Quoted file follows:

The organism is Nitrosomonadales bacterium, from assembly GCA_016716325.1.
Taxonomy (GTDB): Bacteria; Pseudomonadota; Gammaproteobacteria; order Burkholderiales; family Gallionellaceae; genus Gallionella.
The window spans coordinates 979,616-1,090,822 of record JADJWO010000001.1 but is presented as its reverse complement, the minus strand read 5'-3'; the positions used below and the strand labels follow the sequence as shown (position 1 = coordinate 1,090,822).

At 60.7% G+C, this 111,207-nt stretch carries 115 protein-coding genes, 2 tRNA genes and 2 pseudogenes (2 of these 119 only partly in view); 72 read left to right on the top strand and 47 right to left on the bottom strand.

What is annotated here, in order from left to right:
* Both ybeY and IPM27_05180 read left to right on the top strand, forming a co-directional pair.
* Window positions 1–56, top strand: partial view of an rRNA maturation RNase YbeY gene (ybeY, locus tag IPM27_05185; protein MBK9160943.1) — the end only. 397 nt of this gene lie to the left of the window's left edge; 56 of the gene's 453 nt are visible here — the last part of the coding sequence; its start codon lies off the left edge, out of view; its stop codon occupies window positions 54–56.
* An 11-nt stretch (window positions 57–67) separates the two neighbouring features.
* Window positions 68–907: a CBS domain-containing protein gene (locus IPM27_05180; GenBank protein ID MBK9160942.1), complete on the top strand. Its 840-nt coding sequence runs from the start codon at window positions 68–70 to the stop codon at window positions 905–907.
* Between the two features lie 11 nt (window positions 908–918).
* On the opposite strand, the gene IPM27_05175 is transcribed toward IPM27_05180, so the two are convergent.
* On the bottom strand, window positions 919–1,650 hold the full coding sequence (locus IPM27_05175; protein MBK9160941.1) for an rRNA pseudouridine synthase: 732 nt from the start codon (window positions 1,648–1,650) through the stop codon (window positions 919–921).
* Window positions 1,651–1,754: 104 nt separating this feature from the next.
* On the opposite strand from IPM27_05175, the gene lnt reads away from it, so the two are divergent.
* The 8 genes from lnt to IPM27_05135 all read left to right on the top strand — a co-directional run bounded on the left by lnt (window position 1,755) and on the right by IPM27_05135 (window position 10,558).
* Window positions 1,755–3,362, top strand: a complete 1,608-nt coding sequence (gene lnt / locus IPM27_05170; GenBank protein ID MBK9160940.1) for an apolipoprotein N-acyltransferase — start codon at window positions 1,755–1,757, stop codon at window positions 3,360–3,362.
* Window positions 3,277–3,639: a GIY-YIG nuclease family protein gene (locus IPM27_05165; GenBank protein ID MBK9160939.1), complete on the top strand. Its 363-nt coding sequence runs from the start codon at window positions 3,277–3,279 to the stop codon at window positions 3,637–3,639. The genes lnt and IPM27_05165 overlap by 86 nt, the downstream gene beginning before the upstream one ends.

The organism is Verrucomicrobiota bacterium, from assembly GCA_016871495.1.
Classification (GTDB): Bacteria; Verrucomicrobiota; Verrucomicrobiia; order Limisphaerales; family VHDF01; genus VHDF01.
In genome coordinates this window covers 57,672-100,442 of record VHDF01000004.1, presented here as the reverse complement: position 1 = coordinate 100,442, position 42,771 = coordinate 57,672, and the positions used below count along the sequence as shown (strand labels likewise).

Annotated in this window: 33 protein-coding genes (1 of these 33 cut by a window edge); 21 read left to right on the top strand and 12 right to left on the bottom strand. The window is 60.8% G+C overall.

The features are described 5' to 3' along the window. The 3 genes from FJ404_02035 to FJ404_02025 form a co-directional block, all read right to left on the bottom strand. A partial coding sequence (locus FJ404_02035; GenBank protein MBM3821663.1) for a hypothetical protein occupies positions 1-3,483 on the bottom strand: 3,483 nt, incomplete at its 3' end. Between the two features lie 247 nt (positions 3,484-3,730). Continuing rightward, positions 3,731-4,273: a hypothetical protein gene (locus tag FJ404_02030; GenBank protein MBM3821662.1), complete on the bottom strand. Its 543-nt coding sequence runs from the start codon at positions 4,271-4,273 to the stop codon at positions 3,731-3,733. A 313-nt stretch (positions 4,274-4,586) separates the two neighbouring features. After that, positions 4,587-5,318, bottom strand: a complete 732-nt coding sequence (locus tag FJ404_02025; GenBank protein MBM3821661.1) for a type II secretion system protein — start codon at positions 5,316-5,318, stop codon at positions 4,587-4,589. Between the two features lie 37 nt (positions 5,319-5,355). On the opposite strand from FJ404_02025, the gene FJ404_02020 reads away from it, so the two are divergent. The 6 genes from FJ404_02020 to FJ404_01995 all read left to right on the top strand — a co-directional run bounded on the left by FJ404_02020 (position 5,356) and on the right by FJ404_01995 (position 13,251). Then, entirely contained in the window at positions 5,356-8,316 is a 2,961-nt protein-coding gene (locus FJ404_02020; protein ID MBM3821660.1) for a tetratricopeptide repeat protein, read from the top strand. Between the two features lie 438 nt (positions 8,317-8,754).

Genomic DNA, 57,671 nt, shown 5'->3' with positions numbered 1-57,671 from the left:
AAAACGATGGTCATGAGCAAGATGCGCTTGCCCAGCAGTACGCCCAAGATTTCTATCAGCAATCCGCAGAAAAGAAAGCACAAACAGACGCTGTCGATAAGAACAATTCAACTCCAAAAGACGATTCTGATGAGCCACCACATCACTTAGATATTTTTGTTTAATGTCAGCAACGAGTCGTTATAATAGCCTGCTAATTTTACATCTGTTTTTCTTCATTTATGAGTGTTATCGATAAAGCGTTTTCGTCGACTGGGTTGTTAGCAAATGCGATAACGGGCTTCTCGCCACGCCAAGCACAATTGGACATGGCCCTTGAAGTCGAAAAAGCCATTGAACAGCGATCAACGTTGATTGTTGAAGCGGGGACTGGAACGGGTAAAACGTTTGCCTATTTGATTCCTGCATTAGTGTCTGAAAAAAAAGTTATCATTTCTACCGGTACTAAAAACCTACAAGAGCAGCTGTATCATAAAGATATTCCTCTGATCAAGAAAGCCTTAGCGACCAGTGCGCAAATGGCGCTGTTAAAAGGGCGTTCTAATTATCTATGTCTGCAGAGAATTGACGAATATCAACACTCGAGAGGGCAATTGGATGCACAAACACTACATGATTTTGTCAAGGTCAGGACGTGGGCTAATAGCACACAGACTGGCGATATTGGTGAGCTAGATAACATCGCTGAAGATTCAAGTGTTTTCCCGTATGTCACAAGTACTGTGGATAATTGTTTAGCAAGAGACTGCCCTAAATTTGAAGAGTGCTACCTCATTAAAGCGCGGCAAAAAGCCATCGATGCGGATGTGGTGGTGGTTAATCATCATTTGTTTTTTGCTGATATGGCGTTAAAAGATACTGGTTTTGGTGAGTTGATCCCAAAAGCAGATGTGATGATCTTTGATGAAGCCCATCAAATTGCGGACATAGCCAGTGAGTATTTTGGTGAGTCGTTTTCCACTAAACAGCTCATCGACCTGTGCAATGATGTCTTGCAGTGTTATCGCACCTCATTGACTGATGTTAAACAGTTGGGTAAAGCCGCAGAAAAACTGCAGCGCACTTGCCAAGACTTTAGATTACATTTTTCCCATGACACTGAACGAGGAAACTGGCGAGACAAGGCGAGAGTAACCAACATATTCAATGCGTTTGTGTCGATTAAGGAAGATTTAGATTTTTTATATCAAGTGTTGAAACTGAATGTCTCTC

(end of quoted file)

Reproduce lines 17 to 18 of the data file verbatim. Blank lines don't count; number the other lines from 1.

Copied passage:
* Window positions 3,277–3,639: a GIY-YIG nuclease family protein gene (locus IPM27_05165; GenBank protein ID MBK9160939.1), complete on the top strand. Its 363-nt coding sequence runs from the start codon at window positions 3,277–3,279 to the stop codon at window positions 3,637–3,639. The genes lnt and IPM27_05165 overlap by 86 nt, the downstream gene beginning before the upstream one ends.

The organism is Verrucomicrobiota bacterium, from assembly GCA_016871495.1.